There are times when something new gets added to an offering and on the surface, it seems pretty small, even though it actually has quite a big impact on the people who are using it.
Today, in this relatively short blog post, I get to talk about one that I'm pretty excited about. Without calling it out by name, let's just see it in action with a very simple example.
First, the really easy way
$ kn service create hello --image duglin/hello $ curl -s hello-default.demo.us-south.containers.appdomain.cloud Hello World! $ curl -s https://hello-default.demo.us-south.containers.appdomain.cloud Hello World!
Not that I think it really requires a lot of explaining, but for those who are a bit new to containers, here's what just happened:
- I created a Knative "service" called "hello" by using a pre-built image in DockerHub called "duglin/hello."
- I sent an HTTP GET to the service and got a response.
- I sent an HTTPS GET to the service and got a response.
Under the covers, between Knative and IBM Cloud Kubernetes Service, an application was deployed, a URL was assigned to it, and an SSL cert was associated with it so I can reach it via HTTPS—all automatically!
Knative did most of the work related to deploying the Kubernetes pods running behind the scenes, but IBM Cloud Kubernetes Service automatically set up the "real" hostname and the SSL cert for me. This auto-setup of the networking (both the URL/hostname and SSL cert) is new and saves the user the hassle of having to do it themselves.
Normally, a user would have to register a domain name (or use an existing one they already had), get an SSL certificate for that domain name, and then set up the DNS records to point to their Kubernetes cluster. Not necessarily rocket science, but it's non-trivial and not something most people want to do if they can avoid it. As of today, IBM Cloud Kubernetes Service does it all for you. As I said, I'm not sure deploying an image can get much easier than that.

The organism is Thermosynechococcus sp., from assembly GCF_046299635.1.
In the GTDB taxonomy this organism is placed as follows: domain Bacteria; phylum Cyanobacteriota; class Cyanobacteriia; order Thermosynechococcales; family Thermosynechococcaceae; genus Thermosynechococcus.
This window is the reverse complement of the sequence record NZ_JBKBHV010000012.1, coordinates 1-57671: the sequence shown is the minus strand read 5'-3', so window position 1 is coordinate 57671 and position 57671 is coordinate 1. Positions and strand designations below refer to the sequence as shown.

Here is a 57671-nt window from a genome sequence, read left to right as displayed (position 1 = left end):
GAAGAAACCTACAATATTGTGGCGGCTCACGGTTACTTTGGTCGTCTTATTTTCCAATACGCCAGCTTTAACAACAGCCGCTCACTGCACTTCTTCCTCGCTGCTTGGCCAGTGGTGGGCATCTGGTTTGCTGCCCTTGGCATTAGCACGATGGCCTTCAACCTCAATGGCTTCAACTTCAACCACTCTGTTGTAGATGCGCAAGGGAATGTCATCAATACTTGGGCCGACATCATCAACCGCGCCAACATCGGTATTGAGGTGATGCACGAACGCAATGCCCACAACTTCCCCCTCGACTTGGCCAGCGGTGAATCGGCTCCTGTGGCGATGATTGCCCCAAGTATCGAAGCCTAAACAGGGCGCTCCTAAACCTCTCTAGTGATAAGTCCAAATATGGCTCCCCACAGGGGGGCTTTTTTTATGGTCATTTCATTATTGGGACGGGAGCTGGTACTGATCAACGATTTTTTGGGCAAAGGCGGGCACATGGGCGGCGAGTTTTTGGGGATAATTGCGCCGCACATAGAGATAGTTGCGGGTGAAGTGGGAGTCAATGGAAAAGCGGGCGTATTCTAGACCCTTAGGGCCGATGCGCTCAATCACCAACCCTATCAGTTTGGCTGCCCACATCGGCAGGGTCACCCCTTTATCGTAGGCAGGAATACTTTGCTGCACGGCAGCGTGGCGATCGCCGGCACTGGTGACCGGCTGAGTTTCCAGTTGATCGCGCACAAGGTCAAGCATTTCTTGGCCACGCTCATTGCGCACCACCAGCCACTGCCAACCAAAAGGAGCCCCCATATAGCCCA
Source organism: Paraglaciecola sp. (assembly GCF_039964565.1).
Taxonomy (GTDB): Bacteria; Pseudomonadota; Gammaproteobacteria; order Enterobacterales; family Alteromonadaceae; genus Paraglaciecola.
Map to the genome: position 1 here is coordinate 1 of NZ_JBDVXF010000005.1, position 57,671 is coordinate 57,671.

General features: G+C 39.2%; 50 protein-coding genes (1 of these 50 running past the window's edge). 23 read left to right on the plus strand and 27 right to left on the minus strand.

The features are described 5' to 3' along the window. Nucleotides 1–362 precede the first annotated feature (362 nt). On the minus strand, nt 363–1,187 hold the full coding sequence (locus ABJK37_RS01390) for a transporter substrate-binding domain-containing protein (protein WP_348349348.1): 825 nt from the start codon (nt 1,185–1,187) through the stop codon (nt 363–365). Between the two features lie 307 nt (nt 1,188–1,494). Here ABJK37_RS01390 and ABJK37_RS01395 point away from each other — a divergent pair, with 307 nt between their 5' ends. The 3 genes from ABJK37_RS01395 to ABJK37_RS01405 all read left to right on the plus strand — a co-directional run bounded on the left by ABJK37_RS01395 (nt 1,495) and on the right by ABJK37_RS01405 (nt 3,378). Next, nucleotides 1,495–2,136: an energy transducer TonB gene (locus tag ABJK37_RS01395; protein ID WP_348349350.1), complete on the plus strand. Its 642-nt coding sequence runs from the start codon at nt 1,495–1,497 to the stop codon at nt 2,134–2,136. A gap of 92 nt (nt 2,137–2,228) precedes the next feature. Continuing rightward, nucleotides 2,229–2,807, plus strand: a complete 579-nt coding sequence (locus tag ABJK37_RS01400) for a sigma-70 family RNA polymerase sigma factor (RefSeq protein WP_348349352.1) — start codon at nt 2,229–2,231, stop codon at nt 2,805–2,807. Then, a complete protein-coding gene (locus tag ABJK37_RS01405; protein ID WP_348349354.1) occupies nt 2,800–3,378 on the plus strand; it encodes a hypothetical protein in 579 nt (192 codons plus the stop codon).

Now, the other easy way
Now, some people might be wondering if the kn command line tool is doing some magic for us—it's not, it's just Knative's CLI which generates some Kubernetes yaml for us and sends it along to Kubernetes. But for those who prefer to go Kubernetes-old-school, we could have done this:
$ cat service.yaml apiVersion: serving.knative.dev/v1alpha1 kind: Service metadata: name: hello spec: runLatest: configuration: revisionTemplate: spec: container: image: duglin/hello $ kubectl apply -f service.yaml $ curl https://hello-default.demo.us-south.containers.appdomain.cloud Hello World!
I was able to reproduce the exact same results of deploying an application via a single command line. While the yaml file is bit more verbose than we'd like (and that'll change soon in v0.6 of Knative), it really only has the same two pieces of information we saw on the kn command: the service name and the container image name.
One final thing—keeping in-tune with the idea of simplicity, how about the process to install Knative? Well, what about this:
$ ibmcloud ks cluster-addon-enable knative -y --cluster demo
Yes, with IBM Cloud Kubernetes Service, you can do the following:
- Install Knative with a single command (or button click in the UI).
- Deploy a new application with a single command.
You'll be left with an application that will scale up as the load increases, scale down to zero when it's idle, and be automatically secured with SSL.
I think that's a pretty sweet developer experience!
Give it a try and let me know what you think.